‘There is that whole education side missing, and I just don’t think it has been underlined enough by governing bodies.

‘At Level 1 in triathlon, we don’t talk about doping, or the ramifications as a coach of the doping spectrum. This may be due to the idea that this level of coach will be under the supervision of a more experienced coach. However, it is often this level that your average club athlete has most contact with.

‘I know that British Triathlon have introduced a module through their online hub for the Level 2 qualification, which is subsequently used to initiate discussion during the course. However, I am still not convinced there is enough emphasis. There is a statement on the final section on the hub encouraging coaches to undertake further learning through the UKAD and WADA websites. However, these are not a mandatory element for qualification.’

Barry Farquhar

Barry Farquhar competing for Great Britain in the 2015 Weymouth ETU Challenge Long Distance Triathlon European Championships

‘Code’ of silence

Ian says club athletes typically regard doping concerns as an irrelevance.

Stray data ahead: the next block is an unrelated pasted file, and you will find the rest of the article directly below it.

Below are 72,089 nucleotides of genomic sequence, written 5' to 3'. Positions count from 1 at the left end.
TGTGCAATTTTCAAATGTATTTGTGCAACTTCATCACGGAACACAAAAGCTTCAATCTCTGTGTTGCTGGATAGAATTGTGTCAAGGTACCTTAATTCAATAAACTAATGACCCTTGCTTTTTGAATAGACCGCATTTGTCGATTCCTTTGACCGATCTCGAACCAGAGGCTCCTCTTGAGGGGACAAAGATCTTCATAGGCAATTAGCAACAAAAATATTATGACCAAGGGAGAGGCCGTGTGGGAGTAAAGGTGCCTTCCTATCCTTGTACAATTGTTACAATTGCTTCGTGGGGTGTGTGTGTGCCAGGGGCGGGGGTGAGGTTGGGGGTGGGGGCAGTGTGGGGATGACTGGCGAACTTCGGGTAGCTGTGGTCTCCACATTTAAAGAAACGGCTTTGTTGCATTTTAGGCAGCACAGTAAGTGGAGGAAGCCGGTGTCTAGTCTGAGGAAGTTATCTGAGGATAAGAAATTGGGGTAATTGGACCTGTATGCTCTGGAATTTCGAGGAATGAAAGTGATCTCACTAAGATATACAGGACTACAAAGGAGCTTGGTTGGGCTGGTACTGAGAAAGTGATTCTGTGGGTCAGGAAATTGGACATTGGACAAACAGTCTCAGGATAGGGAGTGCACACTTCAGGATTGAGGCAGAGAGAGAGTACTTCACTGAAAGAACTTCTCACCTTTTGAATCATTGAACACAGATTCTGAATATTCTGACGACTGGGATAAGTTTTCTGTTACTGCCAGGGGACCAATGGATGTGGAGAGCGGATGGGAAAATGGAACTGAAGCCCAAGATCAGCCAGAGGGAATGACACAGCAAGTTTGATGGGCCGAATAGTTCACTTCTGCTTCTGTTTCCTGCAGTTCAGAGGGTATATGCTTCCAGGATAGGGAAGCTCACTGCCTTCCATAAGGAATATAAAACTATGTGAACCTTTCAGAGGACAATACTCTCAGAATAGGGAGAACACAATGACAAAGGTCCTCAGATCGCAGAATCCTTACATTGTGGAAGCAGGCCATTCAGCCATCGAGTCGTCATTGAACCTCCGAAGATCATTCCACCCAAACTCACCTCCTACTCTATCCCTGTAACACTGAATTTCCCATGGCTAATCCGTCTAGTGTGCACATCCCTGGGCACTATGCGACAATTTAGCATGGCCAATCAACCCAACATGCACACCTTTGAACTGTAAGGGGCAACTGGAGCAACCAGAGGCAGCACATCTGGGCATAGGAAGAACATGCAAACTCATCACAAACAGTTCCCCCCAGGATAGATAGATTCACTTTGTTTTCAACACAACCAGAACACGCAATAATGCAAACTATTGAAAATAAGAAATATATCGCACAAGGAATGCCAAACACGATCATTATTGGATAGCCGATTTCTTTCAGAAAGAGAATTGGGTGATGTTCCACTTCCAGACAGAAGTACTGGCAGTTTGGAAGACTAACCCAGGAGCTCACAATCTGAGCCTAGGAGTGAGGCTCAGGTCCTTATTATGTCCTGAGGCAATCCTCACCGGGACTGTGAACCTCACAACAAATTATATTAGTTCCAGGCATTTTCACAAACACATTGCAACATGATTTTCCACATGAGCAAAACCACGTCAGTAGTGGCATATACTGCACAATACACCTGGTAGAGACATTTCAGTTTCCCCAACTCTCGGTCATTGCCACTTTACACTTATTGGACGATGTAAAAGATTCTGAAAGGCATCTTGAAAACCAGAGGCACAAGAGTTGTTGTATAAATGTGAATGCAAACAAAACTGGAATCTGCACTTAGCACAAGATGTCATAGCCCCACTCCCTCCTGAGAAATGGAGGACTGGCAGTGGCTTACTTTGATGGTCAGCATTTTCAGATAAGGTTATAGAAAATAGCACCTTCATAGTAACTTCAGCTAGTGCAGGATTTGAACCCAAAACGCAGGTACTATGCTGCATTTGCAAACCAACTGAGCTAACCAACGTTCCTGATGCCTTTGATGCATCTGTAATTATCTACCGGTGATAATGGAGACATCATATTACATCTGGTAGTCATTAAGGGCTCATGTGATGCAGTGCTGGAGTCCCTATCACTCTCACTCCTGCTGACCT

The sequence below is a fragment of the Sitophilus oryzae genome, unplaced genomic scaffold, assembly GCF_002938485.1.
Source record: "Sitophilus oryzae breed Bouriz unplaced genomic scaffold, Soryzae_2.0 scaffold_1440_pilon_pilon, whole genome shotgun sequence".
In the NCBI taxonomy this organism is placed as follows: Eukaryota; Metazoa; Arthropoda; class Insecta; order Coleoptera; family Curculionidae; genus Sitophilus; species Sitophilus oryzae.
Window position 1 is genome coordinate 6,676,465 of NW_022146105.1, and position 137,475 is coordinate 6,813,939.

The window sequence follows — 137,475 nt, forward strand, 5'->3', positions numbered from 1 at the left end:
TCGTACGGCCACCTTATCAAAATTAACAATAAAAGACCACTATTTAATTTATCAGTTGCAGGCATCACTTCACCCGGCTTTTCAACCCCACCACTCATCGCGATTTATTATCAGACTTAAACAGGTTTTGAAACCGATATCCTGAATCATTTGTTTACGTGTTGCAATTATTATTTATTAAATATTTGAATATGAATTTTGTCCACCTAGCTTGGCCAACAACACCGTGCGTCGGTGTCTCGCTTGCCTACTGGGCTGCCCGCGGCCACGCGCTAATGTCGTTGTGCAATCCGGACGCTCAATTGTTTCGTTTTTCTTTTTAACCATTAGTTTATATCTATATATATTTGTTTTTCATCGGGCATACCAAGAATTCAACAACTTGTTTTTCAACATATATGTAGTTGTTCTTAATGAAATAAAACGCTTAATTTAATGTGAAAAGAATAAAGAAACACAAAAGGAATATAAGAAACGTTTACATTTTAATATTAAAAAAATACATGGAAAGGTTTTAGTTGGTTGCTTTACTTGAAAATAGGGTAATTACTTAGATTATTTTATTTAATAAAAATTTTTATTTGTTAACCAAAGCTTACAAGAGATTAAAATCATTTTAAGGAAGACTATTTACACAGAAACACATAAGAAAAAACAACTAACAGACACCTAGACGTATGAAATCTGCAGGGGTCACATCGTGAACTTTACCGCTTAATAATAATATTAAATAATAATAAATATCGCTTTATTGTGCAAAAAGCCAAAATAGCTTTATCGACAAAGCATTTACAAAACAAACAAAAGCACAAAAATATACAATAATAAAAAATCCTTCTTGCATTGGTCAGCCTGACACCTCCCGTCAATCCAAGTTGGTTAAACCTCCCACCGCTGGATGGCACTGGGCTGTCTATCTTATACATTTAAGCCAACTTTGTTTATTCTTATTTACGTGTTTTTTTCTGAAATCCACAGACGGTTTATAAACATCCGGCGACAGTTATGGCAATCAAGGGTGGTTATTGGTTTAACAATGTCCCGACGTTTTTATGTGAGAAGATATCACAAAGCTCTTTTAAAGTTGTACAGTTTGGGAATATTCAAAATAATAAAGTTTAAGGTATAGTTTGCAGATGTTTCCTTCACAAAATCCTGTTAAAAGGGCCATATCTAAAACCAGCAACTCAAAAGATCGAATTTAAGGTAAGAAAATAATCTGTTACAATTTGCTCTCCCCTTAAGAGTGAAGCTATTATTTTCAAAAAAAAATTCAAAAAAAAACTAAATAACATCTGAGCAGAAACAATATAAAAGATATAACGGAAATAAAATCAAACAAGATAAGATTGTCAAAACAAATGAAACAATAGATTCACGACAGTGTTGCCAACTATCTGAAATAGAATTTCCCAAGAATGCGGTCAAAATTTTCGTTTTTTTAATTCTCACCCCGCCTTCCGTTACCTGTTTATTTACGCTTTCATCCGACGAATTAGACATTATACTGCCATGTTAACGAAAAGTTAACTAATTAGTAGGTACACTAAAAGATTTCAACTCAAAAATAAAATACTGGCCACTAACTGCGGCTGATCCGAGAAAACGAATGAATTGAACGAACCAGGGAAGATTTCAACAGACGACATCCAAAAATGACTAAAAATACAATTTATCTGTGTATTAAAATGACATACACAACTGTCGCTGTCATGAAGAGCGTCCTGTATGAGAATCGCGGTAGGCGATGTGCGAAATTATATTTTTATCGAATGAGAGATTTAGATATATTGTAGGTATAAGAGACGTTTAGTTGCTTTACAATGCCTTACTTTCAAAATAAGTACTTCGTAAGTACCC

He agrees with Barry that the subject is rarely discussed in community circles, despite it being a perpetual hot topic in the national media.

‘In my experience, the biggest issues around doping are fuelled by the lack of discussion and the attitude among non-elite athletes (and coaches) that “it doesn’t apply to me as I don’t take drugs, and I’ll never be tested anyway,”’ he says.

‘It’s not like UKAD and WADA don’t make all of the information available, it’s just that hardly anyone bothers to look at it.

‘Yet even a quick glance at the inadvertent doping figures shows that the majority of failures are attributable to the use of supplements.’

Ian is passionate about promoting clean competition and keen to shed light on the grey areas that create confusion among athletes and coaches.